When he visited the scene of an oil spill last summer in Siberia, photographer Igor Tereshkov decided to bring some of it home.
He filled a plastic bottle with residue that had pooled in the land. Back in Moscow, he began to experiment, leaving spools of black-and-white film in the oil for five hours.
It left white blotches on the negatives, which later appeared black when Tereshkov printed the photos. The effect is haunting. The bucolic scenes appear ravaged, and the images have an aged look.
“These spots became black, like the oil spills themselves,” said Tereshkov, 29.
Residents in the Khanty-Mansi Autonomous Okrug (KhMAO) in northwestern Siberia — the country’s top oil-producing region — are no strangers to encroachment by oil companies.
There have been multiple spills by major firms and outdated pipelines in recent years. Greenpeace Russia, where Tereshkov also volunteers, has tried to highlight the environmental damage.
The areas hit by the spills are usually in the tundra, home to the Khanty people, one of Siberia’s many indigenous groups. Largely nomadic, the reindeer-herding Khanty move between villages, hunting animals and staying in “chums,” or tents.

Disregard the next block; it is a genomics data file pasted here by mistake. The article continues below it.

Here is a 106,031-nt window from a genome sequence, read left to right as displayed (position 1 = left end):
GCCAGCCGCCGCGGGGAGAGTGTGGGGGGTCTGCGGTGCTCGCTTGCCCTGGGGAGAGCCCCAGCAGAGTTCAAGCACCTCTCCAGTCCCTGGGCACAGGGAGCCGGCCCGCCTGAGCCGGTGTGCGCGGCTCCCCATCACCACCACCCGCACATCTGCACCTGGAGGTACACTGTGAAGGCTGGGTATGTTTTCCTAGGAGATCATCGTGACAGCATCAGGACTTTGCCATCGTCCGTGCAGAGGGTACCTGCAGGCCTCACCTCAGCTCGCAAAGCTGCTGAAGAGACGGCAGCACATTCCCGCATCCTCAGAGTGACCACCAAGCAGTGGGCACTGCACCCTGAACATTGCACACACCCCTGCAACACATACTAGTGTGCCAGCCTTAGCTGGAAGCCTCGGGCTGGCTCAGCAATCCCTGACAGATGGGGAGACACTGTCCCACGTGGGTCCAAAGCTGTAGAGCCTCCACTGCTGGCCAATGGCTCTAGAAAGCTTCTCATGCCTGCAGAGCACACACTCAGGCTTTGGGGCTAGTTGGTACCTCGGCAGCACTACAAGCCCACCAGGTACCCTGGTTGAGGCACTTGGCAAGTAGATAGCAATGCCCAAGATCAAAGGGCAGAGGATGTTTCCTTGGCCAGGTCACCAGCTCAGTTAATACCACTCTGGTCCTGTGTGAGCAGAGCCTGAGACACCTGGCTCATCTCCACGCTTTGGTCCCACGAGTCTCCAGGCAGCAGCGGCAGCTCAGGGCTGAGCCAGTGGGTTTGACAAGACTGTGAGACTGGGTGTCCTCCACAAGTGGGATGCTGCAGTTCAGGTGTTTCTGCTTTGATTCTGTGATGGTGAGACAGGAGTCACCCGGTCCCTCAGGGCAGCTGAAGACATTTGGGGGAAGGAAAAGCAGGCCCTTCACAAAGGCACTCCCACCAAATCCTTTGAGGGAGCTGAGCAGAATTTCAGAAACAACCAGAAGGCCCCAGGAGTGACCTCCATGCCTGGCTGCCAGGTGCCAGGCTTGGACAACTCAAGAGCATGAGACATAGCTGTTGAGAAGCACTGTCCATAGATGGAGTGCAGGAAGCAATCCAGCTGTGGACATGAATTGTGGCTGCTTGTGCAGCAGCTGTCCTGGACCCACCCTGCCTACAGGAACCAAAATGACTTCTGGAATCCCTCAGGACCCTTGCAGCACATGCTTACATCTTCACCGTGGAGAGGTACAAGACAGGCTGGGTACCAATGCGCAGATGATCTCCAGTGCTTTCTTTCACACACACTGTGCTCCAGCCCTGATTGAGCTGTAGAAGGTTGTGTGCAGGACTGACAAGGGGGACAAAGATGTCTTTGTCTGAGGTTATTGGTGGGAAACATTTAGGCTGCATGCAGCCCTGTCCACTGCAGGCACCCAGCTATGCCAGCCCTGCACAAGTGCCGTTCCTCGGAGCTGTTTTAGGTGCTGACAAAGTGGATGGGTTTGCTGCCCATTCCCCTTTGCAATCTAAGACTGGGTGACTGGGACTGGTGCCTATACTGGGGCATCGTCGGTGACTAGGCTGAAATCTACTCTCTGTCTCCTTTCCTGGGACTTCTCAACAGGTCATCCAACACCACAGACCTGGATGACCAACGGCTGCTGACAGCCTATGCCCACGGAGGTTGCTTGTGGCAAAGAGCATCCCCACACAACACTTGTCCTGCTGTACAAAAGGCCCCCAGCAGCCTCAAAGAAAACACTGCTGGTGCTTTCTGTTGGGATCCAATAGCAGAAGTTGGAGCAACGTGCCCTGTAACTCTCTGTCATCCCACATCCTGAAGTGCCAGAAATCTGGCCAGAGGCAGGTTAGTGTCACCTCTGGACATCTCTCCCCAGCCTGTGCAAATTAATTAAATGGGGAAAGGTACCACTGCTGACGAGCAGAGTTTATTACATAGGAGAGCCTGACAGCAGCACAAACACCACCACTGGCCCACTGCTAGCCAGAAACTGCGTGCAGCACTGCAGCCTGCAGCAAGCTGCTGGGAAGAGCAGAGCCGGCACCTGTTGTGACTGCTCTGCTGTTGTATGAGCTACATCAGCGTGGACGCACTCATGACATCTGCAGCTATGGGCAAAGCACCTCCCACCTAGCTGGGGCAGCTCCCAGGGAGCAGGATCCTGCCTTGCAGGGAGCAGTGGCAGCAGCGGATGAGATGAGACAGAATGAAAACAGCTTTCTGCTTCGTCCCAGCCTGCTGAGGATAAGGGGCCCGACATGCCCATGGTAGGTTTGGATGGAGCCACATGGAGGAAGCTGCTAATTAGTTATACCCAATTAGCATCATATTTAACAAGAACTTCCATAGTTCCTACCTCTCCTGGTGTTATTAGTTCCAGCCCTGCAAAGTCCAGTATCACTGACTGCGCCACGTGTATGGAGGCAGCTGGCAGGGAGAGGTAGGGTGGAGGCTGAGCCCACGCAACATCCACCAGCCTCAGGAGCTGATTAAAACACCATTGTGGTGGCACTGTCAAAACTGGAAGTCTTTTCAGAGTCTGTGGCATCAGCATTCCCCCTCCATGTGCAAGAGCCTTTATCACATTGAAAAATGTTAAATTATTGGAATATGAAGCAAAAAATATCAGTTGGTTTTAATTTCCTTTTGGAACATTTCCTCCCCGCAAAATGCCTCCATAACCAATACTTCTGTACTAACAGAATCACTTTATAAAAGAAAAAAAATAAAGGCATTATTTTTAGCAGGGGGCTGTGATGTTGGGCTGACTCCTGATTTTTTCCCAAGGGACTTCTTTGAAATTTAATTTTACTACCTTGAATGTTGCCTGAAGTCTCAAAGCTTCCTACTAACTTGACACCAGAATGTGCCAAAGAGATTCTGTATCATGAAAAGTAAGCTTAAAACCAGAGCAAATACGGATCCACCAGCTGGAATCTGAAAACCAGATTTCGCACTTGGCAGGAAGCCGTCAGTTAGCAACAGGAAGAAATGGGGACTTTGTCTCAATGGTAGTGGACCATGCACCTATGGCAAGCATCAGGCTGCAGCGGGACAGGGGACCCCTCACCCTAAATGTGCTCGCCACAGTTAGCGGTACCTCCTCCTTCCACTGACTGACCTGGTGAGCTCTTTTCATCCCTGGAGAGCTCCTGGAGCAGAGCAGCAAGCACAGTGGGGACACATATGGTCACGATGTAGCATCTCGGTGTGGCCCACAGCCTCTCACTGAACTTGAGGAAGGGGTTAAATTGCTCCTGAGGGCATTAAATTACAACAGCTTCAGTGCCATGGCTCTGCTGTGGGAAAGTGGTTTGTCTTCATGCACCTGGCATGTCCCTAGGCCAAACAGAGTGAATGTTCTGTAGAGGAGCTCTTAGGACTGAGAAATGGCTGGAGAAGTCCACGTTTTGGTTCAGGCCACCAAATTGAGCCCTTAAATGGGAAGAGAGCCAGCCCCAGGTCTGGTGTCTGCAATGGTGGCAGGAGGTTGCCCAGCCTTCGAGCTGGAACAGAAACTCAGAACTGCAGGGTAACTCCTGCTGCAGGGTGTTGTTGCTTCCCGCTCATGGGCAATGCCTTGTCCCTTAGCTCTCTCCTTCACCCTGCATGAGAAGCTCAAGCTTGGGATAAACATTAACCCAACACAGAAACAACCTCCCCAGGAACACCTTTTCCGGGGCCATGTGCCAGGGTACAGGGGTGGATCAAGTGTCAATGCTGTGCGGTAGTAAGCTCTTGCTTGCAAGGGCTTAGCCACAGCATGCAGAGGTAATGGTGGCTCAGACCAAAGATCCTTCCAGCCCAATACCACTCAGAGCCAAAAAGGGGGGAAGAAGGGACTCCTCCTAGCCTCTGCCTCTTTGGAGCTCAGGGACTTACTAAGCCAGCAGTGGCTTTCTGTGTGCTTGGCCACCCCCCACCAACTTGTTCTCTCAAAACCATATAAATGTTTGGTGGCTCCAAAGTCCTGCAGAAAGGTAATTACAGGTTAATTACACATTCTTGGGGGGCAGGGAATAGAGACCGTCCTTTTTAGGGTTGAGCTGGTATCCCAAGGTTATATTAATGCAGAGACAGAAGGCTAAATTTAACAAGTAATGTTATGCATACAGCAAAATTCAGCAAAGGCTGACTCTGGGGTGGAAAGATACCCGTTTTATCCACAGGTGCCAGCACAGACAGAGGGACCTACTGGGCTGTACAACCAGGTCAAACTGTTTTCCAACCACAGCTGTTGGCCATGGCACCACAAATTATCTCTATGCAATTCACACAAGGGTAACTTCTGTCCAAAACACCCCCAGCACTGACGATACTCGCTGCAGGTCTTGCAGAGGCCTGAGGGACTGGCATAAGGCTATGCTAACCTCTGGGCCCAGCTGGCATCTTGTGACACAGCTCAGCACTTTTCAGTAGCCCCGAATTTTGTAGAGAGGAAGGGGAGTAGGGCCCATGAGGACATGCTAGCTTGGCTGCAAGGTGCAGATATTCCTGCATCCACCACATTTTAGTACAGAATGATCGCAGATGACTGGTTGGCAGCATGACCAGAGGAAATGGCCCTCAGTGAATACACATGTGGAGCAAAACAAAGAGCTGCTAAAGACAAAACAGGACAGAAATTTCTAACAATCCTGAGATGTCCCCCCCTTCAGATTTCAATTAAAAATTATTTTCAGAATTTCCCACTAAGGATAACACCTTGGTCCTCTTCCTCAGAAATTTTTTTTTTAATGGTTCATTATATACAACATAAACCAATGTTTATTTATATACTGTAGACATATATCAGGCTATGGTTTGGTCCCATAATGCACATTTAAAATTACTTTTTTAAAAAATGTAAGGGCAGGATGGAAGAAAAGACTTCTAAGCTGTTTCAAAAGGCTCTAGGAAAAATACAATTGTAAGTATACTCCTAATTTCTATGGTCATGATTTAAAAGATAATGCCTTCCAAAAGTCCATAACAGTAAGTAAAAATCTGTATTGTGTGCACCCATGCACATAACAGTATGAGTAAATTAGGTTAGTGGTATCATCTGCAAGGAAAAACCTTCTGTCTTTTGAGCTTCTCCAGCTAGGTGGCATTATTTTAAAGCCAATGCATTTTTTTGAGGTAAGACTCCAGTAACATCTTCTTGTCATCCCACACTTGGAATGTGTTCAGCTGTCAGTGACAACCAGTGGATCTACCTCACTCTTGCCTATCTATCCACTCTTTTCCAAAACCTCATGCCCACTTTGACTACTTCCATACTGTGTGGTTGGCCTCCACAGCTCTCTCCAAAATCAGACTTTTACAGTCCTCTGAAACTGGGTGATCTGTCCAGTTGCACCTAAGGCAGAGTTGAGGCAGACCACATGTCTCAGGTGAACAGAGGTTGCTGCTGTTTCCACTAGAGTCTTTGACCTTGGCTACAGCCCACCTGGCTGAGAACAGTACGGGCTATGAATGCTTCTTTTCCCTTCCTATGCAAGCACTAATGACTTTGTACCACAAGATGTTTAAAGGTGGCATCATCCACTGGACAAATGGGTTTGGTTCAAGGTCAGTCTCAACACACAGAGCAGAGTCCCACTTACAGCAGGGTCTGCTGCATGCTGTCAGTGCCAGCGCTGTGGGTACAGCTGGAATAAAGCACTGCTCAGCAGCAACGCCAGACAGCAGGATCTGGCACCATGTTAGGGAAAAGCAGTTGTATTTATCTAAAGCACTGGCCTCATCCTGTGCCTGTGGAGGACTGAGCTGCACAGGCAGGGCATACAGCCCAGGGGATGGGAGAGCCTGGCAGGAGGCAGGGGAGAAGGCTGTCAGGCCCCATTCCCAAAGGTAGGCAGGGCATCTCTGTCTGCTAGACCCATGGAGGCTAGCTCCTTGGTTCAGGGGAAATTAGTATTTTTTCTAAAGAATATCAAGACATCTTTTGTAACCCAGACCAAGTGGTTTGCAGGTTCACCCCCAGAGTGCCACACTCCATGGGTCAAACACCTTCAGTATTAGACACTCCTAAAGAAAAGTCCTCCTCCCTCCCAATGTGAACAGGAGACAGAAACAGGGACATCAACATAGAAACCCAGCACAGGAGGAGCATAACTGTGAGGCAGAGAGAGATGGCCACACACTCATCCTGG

They live on legally protected land, and getting into their territory requires a special permit. Knowing he would face difficulties, Tereshkov managed to sneak in with the help of some locals, trudging through swampland before reaching a settlement.
He spent just under a week in the region in June 2018, shooting on a Leica camera with a 50mm lens.
While the Khanty nominally own their land, “they are often deceived,” Tereshkov said. “They are forced to sign papers they don’t understand, giving away their land to oil companies.”
For the majority of Khanty families who do not get a cut from the oil firms, life is poor and opportunities limited.
“Paradoxically, often the only jobs available are at oil companies,” Tereshkov said.
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